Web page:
February 2, 2018
Tuesday, February 6
5:30 - 7:00 p.m.
Student Union Building
Having just broken the bonds of an oppressive government, the framers of the U.S. Constitution knew how critical it was to have a system of checks and balances on lawmakers and those who guided the new republic.
That’s why the First Amendment makes certain guarantees; among them is the freedom of the press to report on the actions taken by local, state and federal governments. Ever since, the media has been the watchdog of government, reporting its successes but also shining a light on corruption or actions that are against the public good.
That institution of the free press, however, is under as much pressure as at any point in its history. In an era when news is available from more sources than ever and can be delivered by platforms never imagined by the Founding Fathers, the veracity of news content is increasingly being doubted.
The investigation into Russian meddling in the 2016 U.S. presidential election encompasses media elements, while the Federal Communications Commission’s recent rescinding of net neutrality regulations muddles the question of rapid, equitable access to online content by individual and non-commercial internet users.
In addition to the assault on news media, the availability of public information and the access to that information are increasingly at issue. Concerns are being raised about federal and state governments censoring content and/or restricting access to publicly-funded information at institutions such as the Environmental Protection Agency, the Food and Drug Administration and Centers for Disease Control,
The continued questioning of the truthfulness of news media and the reduction of access to public information by the U.S. government will be the subject of the fourth installment of Civil Counterpoints, a campus conversation series that encourages open discussion of topics and their potential impacts on society.
Experts from Texas Tech University, current and former journalists and law experts will pose a diverse range of perspectives on these subjects at 5:30 p.m. Tuesday (Feb. 6) in the Allen Theatre of the Texas Tech Student Union Building. Audience interaction is encouraged, and a reception with the expert guests will follow.
“Since the early stages of his campaign, President Donald Trump has consistently leveled charges of ‘fake news’ at the established press, and the veracity of news reports is being actively questioned by the American public,” said Kent Wilkinson, the Thomas Jay Harris Regents Professor in Hispanic and International Communication in the College of Media & Communication. “This state of affairs has significant implications for the U.S. political system, which is predicated on a well-informed voting public. This session will engage the press freedom issue as well as heightened concerns surrounding public access to government-funded research and other information. The Civil Counterpoints organizers and expert discussants look forward to lively interactions with members of the audience.”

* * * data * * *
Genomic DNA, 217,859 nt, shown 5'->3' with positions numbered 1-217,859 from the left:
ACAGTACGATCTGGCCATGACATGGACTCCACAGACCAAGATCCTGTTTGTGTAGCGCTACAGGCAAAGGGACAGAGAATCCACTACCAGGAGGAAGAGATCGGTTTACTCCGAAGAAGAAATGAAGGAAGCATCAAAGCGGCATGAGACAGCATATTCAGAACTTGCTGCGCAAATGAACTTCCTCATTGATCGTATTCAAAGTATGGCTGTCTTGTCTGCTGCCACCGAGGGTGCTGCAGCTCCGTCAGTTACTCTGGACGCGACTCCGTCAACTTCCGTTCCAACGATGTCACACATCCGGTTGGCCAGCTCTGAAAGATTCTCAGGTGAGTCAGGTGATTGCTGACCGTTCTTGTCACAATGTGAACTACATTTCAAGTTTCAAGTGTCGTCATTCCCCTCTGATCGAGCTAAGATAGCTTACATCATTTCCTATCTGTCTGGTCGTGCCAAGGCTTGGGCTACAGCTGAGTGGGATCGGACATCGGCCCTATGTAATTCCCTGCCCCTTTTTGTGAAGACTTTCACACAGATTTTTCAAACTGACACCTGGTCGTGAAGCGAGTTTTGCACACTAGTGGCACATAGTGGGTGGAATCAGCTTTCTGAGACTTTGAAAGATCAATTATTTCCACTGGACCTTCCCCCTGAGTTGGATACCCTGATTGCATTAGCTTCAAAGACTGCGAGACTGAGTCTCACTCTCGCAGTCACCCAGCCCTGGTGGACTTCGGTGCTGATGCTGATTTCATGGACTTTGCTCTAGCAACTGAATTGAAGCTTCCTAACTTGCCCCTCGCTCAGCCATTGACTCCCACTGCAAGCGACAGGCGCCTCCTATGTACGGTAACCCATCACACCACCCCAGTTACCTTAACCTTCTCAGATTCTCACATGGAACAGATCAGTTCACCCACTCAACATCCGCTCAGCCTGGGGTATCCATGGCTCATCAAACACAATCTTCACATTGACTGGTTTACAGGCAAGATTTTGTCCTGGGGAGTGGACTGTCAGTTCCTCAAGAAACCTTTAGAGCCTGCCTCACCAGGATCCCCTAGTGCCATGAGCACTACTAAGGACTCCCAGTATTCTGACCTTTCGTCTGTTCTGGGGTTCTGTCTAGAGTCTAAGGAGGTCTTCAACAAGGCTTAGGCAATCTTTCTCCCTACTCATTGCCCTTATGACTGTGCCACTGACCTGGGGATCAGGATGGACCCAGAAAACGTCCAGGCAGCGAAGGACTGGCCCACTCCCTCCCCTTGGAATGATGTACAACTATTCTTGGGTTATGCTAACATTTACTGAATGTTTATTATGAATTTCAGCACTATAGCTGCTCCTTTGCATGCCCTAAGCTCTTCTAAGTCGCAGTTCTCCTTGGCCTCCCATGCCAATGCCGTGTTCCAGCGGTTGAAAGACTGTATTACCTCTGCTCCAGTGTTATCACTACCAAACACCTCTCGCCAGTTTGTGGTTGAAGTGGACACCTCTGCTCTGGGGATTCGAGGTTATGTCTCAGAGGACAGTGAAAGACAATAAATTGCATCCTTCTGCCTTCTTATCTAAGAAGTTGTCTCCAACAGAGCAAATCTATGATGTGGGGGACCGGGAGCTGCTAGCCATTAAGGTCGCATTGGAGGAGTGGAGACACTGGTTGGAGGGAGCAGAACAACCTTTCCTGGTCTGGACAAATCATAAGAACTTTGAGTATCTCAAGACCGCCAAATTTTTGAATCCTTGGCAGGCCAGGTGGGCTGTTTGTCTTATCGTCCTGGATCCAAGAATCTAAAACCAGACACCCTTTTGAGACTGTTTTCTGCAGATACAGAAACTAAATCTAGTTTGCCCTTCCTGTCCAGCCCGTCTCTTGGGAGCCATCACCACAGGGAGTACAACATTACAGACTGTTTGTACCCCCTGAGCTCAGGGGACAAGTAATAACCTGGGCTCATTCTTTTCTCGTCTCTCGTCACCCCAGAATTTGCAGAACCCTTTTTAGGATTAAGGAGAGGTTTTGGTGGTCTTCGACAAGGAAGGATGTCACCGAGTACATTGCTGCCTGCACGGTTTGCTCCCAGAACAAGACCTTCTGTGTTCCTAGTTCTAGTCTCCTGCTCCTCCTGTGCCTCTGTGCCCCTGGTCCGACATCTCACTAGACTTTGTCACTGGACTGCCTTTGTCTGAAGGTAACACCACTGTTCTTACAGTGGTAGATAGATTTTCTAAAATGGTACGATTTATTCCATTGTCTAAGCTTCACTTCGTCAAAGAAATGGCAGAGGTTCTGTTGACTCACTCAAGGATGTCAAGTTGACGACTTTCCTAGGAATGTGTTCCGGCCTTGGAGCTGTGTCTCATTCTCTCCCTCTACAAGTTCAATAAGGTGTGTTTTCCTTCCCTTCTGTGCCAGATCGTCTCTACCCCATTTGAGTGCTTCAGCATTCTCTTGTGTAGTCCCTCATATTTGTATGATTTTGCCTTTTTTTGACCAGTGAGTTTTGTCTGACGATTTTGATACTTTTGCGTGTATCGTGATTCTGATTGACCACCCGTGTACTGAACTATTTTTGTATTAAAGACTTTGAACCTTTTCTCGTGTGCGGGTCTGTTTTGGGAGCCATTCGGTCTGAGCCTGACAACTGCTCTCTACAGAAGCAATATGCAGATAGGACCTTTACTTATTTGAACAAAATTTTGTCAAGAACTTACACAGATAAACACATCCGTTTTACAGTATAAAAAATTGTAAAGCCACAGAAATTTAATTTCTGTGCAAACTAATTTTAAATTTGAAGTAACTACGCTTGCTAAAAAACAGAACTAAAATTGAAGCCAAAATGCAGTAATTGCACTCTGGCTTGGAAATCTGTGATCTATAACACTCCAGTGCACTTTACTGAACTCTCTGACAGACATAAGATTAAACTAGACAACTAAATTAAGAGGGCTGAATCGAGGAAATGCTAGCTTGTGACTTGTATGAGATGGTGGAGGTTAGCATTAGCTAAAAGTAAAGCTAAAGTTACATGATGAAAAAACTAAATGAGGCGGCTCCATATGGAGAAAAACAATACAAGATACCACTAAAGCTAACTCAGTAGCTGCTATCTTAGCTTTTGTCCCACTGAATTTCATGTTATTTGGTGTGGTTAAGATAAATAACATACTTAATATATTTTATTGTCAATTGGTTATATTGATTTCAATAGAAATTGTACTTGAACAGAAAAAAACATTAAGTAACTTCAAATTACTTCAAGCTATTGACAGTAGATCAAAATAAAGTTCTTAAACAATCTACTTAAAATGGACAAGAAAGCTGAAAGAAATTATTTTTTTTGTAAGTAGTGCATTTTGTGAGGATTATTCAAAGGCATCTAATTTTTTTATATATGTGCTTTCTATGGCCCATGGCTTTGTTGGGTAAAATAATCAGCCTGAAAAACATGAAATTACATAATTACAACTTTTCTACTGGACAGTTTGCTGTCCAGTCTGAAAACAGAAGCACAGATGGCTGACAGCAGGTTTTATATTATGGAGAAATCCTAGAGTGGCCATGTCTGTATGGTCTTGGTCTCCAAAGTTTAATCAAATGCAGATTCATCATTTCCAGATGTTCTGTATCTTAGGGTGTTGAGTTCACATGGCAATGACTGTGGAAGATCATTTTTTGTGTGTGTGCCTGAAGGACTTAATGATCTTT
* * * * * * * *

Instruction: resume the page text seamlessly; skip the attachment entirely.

Experts for this installment of Civil Counterpoints include:
Eric Bucy, the Formby Professor of Strategic Communication in the College of Media & Communication, will moderate the discussion.
Civil Counterpoints is a collaboration among faculty members from the College of Media
& Communication, the College of Arts & Sciences, the College of Agricultural Sciences & Natural Resources and the Honors College to encourage civility and open-mindedness in discussions of controversial topics.
Support is provided by Texas Tech’s Division of Undergraduate Education and Student
Affairs, and segments of the discussion will air on KTTZ-TV later in the spring.
The event is free and open to the public. Those interested in the event can also follow along on Twitter and contribute to the discussion using the hashtag #ttubecivil.
For more information on Civil Counterpoints, including dates and topics for future discussions, go to its website.
College of Media & Communication at Texas Tech offers undergraduate degrees in various communications-related disciplines including:
The College also offers graduate degrees in communications to prepare students for careers in the communications industry, communications research and academia.Twitter
The Texas Tech School of Law is a leader among Texas law schools with a 16-year average pass rate of 90 percent on the State Bar Exam.
A small student body, a diverse faculty and a low student-faculty ratio (15.3:1) promotes learning and encourages interaction between students and professors.